An effective and worthwhile maintenance regime?
As an operator, are you confident that your maintenance standards are to an acceptable level that would satisfy DVSA if any of your vehicles were stopped at the roadside? If not, why not?
Far more importantly, are your standards to a level that demonstrates to the Traffic Commissioner that you are complying with the obligations entered into when the licence was granted? If not, why not?
Have all your relevant staff been trained to understand and follow the required maintenance procedures that every operator must have in place? If not, why not?
Does every driver assigned to your specified vehicles follow a clear walk-round check and defect reporting procedure that he/she fully understands? Is there a list of the main items to check kept within the cabs of all your specified vehicles to assist the driver in their duty? If not, why not?
While there is not a legal obligation and requirement to keep ‘nil’ defect reports, do you have in place clear documented evidence that all drivers assigned to your vehicles follow a procedure that you have ensured they understand to carry out walk-round checks as required? If not, why not? see our own simple procedure demonstrated below.
Defect reporting procedure
Is there an appropriate person or persons (it doesn’t have to be the transport manager) that is always available to your drivers when they detect a defect or symptoms of a defect, whether that be during a standard working day or when they start in the middle of the night ? If so, do all drivers assigned to your specified vehicles (whether they be full-time/casual/agency) know who this person or persons is and how they can contact them? If not, why not?
Is every detection of a defect or symptom of a defect notified to an appropriate person as soon as possible and is a written record of the defect report made and dealt with as required to comply with the obligations of the operator licence? If not, why not?
Once a defect or symptom of a defect is detected by a driver and reported to the appropriate person is the action decided upon by the appropriate person evidenced by completing a written report that is stored within the vehicle file and made available on request for the next fifteen months? If not, why not?
Is the defect or symptom of a defect reported always investigated and the appropriate action taken and a written record made and stored within the maintenance file for that vehicle and made available on request for the next fifteen months? If not, why not?
Is a written record of any rectification actions taken relating to each and every defect generated and completed in the required way and stored within the vehicle maintenance file and made available on request for at least the next fifteen months? If not, why not?
Once any defect or symptom of a defect has been detected by a driver and reported and dealt with appropriately, does someone within the operation cross reference with the most recent safety inspection sheet provided immediately following a safety inspection, to see if there is any advisory or monitor note that relates to the defect or symptom of defect reported? If not, why not?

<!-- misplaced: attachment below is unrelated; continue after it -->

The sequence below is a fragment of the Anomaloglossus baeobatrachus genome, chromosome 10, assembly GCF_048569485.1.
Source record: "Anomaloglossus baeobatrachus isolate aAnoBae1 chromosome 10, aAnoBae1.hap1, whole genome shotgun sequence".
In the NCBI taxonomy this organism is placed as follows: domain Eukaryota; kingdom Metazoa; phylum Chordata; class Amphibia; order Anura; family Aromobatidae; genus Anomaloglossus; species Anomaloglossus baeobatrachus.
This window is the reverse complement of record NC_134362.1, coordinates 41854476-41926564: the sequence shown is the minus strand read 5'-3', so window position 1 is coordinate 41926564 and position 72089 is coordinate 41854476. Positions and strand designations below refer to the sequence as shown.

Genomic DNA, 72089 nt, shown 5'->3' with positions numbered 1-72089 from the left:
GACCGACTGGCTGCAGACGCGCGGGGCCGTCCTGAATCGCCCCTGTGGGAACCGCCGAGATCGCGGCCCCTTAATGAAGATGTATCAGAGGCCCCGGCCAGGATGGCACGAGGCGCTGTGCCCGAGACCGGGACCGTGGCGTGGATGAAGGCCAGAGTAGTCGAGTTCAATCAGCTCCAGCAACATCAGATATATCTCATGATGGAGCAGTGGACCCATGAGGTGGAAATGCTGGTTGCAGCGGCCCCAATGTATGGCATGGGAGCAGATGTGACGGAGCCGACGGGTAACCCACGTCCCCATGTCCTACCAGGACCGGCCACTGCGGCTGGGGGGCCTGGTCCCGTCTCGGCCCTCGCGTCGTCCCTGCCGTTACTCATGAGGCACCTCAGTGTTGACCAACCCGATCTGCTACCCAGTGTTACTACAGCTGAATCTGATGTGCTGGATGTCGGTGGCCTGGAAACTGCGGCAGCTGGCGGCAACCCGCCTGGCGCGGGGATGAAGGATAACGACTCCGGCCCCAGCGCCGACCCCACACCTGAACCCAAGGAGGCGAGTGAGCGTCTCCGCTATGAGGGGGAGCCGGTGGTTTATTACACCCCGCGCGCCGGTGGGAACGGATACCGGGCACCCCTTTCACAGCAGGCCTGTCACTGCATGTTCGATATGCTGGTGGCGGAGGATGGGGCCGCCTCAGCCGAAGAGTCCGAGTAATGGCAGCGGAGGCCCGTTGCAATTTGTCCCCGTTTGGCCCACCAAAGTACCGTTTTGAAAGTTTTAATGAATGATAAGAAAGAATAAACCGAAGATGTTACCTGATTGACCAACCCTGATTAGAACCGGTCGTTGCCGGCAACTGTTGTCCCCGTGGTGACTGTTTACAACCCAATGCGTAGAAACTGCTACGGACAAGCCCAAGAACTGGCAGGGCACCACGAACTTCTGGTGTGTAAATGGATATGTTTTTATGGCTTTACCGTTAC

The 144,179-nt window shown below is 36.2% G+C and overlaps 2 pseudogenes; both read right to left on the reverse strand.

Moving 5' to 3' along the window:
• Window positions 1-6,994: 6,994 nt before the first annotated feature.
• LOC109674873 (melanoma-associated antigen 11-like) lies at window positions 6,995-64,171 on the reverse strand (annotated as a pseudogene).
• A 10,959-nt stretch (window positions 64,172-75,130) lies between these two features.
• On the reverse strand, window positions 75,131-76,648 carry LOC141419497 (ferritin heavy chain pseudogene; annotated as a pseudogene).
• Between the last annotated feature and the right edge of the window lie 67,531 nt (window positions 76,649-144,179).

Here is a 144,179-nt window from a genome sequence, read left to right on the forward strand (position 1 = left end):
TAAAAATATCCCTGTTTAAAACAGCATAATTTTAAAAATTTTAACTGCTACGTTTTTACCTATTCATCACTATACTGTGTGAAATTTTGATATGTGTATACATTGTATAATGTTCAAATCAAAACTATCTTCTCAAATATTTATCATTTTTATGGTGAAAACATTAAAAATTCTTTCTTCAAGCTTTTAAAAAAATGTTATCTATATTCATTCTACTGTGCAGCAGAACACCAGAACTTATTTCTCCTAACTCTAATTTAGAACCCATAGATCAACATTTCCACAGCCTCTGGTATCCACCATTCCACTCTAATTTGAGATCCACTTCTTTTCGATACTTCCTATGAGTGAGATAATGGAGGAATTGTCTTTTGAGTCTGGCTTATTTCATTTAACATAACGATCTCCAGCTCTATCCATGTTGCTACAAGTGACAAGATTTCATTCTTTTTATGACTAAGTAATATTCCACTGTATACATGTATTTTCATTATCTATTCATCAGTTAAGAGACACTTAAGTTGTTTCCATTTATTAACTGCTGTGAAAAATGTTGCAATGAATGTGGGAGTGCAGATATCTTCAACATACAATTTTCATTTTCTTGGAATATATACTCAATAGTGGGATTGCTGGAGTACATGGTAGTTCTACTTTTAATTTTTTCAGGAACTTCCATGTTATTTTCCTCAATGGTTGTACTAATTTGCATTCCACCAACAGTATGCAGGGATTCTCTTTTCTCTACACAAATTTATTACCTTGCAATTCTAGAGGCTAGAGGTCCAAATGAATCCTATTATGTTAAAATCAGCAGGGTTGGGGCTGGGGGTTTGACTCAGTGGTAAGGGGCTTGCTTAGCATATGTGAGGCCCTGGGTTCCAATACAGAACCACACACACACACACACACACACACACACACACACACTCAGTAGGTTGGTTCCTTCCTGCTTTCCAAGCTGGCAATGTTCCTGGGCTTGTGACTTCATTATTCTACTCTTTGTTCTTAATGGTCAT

An area of compliance that we find many operators falling down on when we carry out independent maintenance audits is ensuring that daily walk-round checks and defect reporting are given the importance they deserve, not forgetting to ensure that the intervals between safety inspections are not compromised.
While adequate procedures are often found to be in place it is their satisfactory implementation that seems to be the problem.
Regular safety inspection /preventative maintenance inspection (PMI)
Operators must not only introduce procedures, they must make sure that they are both understood and also followed by every member of the staff, if the compliance needs are to be adhered to. What’s more, if you are an operator that uses third party maintenance contractors to carry out safety inspections, you must make sure that you leave them in no doubt that you will never accept any changes to your forward plan of safety inspection dates. If you have submitted a licence application stating you would like the Traffic Commissioner to grant six weekly safety inspections for your vehicles you cannot ever afford to be fobbed off by a workshop that would rather you waited to send your trucks in until it suits them.
An agreed six weekly interval period means a MAXIMUM interval between safety inspections of 6 weeks and no more. So, never be in any doubt that if you let your agreed interval over-run more than the 6 week or whatever interval you have agreed with the Traffic Commissioner you will be failing to keep one of the obligations you entered into with the Traffic Commissioner when the licence was granted. The interpretation of the safety interval accepted by the Traffic Commissioners is what is referred to as the ISO week. This means that if you have a six-week interval agreed between the Commissioner and the operator it is ok to have a safety inspection carried out on the Monday of a calendar week and then not have a further safety inspection carried out until the Saturday of the sixth week, rather than having to remember to follow a very strict 6 x 7 days calendar, as was insisted upon by some DVSA (VOSA) examiners and not others.
So, take control from day one and don’t ever let go. Or, your licence to operate won’t last for long!